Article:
Annie Proulx’s The Shipping News
I was supposed to read the screenplay of Proulx’s Brokeback Mountain for grad school, but I never did because I detested the screenplay writing courses. So my introduction to Annie Proulx was delayed, but I’d say it was worth the wait. The Shipping News is stylistically unlike any book I’ve ever read. Most reviews I can find online cite Proulx’s “terse prose,” and that sort of captures it, but not exactly. Half the sentences in the book are fragments, as though the words were bitten off, but others are long, lyrical descriptions of Newfoundland or the sea or some mundane thing.
The book begins in a lovely way: “Here is an account of a few years in the life of Quoyle, born in Brooklyn and raised in a shuffle of dreary upstate towns. Hive-spangled, gut roaring with gas and cramp, he survived childhood; at the state university, hand clapped over his chin, he camouflaged torment with smiles and silence. Stumbled through his twenties and into his thirties learning to separate his feelings from his life, counting on nothing. He ate prodigiously, liked a ham knuckle, buttered spuds.” Did you see that? There’s a whole life in three sentences.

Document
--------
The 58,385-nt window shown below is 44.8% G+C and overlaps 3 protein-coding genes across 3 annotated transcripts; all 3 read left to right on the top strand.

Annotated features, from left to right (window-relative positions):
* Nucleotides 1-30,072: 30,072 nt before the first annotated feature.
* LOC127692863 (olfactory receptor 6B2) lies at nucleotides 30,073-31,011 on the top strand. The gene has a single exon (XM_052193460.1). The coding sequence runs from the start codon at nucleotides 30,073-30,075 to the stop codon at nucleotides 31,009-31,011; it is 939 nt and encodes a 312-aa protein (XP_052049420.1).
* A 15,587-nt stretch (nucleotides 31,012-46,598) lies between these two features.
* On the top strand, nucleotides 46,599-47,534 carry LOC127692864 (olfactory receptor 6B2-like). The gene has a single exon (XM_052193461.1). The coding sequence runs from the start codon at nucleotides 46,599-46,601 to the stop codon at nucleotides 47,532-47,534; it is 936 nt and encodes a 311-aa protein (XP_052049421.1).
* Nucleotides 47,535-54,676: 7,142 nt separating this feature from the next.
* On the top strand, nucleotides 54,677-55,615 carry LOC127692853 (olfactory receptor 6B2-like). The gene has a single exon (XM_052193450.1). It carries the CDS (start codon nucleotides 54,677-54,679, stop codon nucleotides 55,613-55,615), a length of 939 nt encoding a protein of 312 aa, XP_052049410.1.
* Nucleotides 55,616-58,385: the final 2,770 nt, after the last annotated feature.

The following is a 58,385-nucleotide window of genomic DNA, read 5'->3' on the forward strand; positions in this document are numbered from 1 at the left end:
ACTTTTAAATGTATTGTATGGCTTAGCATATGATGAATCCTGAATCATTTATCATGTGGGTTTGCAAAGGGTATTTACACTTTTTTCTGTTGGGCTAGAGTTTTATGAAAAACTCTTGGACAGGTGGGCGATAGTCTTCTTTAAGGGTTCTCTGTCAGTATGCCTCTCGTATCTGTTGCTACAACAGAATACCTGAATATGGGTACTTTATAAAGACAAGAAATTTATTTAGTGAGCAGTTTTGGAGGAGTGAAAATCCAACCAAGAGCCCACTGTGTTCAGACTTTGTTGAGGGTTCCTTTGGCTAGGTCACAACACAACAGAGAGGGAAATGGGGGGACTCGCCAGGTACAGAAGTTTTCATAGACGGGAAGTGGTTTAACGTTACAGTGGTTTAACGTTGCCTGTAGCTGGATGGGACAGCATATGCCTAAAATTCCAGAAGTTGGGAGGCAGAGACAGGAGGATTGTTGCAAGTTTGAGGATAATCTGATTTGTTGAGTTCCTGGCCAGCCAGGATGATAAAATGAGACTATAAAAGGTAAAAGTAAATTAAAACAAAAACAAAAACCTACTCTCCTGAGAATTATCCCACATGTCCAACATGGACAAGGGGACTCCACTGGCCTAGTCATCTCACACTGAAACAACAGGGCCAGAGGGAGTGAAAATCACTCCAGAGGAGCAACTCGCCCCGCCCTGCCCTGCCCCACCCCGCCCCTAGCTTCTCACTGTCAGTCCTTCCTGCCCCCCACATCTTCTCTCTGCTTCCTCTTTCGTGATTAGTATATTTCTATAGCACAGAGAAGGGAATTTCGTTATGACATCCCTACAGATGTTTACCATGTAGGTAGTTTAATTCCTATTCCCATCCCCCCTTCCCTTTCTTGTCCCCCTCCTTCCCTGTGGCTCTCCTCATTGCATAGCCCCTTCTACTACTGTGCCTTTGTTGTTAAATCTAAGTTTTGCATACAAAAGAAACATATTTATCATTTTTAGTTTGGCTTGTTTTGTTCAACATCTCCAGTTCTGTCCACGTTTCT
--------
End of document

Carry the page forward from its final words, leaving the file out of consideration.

Quoyle goes on to fall madly in love with and marry a woman who doesn’t love him, who runs about with her boyfriends (and in one horrifying scene, brings one home for a toss on the couch while doormat Quoyle weeps in the bedroom), and ends up selling their two kids and taking off, only to die in a car accident. Quoyle takes the girls and his Aunt Agnis to the family home in Newfoundland, fixes up the place, learns to drive a boat, gut a fish, learns to forget and to love again. Enough spooky old cousins and terrible storms and near-drownings to keep things interesting.
One review on Amazon, from an actual Newfoundlander no less, says this of the book: “Not only did I recognize [Newfoundland], I came to know it better. She had found the poetry of the place, the brutal indifference of sea and stone, the soft light and the muffling fog. And the voices of the people.” The voices of the people were particularly funny; lots of “yars” and “ars” from the old Newf fishermen. And the names! Everyone had a delightful name. Partridge, Petal, Ed Punch, Tert Card, Wavey Prowse, Diddy Shovel, Beety Buggit, Mavis Bangs, Nutbeem, Bunny and Sunshine (Quoyle’s daughters).
A good read. I enjoyed it. And now off to the library to find something completely different!